Dear 2016 Presidential Candidates,
In this last round of presidential debates, the vaccine debate and autism was brought forward. The medical community has addressed the issues for several years. I don’t want to get into some of the misinformation that was referenced tonight, but I want to address an issue that is pressing in the autism arena: adults and autism. As a nation, what are we doing to make this a society more inclusive of adults on the spectrum? We have a crisis at hand. What does the future hold for adults on the autism spectrum? Though others want to debate vaccines, the reality is we have an estimated 50,000 individuals every year becoming adults on the autism spectrum. Many of those adults and their families face bleak futures. Autistic children grow up to be autistic adults.
The need for jobs and job training is huge, and housing options of various types are needed. Many families have aging parents taking care of their adult children 24/7 for three, four, or five decades. I head one of the nation’s only organizations focusing on the issues facing adults on the autism spectrum, and “What will happen to my adult child when I am no longer here?” is a question I hear daily. As high school ends, a nightmare often begins. For many autistic adults, too few resources exist to help them form meaningful lives. Ability levels differ for those on the autism spectrum, and in learning to more easily navigate this world, many individuals need additional support. In several states, the waiting lists for housing may be ten or more years long. Family resources have often been depleted after paying for all of the complicated issues that can be part of autism. Even if a family has been able to scrape together a financial plan, there is little choice of settings and neighbors.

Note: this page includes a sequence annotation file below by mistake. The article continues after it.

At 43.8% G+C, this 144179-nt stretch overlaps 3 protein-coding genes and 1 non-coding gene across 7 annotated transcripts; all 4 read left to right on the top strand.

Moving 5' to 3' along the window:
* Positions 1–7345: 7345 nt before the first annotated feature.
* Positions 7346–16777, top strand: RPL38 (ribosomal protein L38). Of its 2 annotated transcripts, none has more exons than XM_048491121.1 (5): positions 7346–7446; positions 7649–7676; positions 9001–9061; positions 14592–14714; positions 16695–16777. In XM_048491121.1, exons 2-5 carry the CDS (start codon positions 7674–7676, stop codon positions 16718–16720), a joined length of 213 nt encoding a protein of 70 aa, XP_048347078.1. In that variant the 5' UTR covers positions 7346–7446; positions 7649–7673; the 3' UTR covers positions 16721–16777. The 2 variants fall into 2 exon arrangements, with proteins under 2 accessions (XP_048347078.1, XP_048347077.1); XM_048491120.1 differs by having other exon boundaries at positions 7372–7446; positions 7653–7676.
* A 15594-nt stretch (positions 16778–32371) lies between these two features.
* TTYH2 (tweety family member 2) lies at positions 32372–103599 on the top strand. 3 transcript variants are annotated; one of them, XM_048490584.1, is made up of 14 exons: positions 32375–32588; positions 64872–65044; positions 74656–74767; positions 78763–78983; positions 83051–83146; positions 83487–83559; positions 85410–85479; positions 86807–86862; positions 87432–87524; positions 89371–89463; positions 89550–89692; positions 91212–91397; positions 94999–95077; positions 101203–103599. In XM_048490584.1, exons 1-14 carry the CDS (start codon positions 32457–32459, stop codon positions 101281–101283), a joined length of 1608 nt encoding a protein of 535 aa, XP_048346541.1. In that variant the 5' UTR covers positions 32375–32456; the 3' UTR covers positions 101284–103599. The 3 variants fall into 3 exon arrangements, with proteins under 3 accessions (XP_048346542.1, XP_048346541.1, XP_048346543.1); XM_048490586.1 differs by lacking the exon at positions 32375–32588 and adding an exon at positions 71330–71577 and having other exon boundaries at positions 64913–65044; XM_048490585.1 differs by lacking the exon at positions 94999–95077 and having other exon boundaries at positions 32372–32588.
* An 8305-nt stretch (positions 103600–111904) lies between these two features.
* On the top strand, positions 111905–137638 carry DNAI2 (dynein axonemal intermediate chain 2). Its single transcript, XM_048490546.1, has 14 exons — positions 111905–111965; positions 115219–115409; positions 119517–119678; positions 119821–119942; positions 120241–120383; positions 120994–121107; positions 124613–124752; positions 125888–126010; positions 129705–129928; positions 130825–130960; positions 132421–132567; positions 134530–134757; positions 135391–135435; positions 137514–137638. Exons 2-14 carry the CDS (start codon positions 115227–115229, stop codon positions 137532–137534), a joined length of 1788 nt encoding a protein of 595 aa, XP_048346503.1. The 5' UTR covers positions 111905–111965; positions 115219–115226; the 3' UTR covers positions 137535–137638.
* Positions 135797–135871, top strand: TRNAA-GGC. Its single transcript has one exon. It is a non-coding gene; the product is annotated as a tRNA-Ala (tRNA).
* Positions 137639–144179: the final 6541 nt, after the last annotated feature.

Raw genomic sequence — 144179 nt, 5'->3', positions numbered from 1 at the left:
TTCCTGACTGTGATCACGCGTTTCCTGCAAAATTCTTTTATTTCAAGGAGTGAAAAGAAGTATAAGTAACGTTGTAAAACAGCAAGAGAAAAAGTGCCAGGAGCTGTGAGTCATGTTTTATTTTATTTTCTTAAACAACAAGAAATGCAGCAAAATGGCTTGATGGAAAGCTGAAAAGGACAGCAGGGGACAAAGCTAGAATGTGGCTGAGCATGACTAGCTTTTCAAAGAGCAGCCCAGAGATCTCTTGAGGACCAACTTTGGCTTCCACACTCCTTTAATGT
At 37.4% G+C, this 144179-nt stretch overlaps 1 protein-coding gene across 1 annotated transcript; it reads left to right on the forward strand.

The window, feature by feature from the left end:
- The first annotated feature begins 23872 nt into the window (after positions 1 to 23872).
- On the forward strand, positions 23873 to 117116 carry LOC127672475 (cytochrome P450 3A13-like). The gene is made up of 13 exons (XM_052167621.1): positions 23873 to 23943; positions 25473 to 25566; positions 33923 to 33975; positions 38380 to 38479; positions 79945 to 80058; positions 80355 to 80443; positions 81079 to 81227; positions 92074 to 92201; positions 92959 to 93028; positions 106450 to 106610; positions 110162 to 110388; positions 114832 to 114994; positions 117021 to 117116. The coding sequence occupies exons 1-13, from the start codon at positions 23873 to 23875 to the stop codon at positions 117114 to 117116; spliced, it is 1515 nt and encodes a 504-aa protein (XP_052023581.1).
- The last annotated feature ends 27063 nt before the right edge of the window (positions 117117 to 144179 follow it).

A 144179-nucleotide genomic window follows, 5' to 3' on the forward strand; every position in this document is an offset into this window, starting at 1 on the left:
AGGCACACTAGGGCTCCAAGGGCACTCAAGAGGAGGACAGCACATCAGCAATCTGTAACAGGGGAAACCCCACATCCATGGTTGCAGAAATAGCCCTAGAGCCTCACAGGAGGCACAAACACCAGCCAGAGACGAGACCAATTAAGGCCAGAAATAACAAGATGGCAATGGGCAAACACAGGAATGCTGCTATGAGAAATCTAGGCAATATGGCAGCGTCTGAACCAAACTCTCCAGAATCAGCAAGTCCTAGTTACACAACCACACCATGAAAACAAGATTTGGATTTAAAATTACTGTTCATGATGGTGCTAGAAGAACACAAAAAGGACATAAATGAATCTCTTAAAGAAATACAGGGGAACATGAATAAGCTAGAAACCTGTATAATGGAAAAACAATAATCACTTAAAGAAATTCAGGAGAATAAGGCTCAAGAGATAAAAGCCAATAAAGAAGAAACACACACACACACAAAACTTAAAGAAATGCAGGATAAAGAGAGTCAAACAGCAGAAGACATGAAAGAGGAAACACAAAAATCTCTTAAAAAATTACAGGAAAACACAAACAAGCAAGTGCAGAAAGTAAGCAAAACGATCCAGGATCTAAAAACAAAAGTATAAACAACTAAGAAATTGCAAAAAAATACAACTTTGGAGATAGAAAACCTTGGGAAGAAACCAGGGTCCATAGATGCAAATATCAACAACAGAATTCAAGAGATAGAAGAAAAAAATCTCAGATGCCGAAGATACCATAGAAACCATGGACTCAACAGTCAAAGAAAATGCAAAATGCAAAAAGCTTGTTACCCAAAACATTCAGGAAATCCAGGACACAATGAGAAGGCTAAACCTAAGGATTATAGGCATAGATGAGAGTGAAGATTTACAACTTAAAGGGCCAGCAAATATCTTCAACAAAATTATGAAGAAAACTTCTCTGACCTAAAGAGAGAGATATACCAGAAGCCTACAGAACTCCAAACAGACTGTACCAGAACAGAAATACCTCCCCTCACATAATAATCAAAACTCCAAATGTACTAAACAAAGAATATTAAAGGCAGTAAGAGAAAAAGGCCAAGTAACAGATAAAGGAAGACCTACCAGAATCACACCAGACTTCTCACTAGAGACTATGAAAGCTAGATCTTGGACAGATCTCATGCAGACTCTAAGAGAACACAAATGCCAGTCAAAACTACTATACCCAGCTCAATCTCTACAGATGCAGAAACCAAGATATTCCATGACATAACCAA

Much clamor has been raised about the vaccine issue, but in reality, there are thousands of adults that need help right now. We need a national conversation to bring together individuals on the spectrum, their families or caregivers, and the federal entities to form solutions and open the doors to innovation. Among the issues needing to be addressed are housing and choice, jobs and job coaching, continued education if appropriate, medical training for doctors in treating typical medical issues in this sensitive population, more training and good compensation for the caregivers and autism professionals, and research on the issues facing these adults. Aging caregivers need our support. Autistic adults have the potential to be productive members of our communities, but we first need to acknowledge that this population exists and then open a door for their potentials to be developed. This can be a win-win situation. Presidential candidates: Adults with autism need a better future, let’s talk.
Madison House Autism Foundation.
Addressing the needs of adults with autism.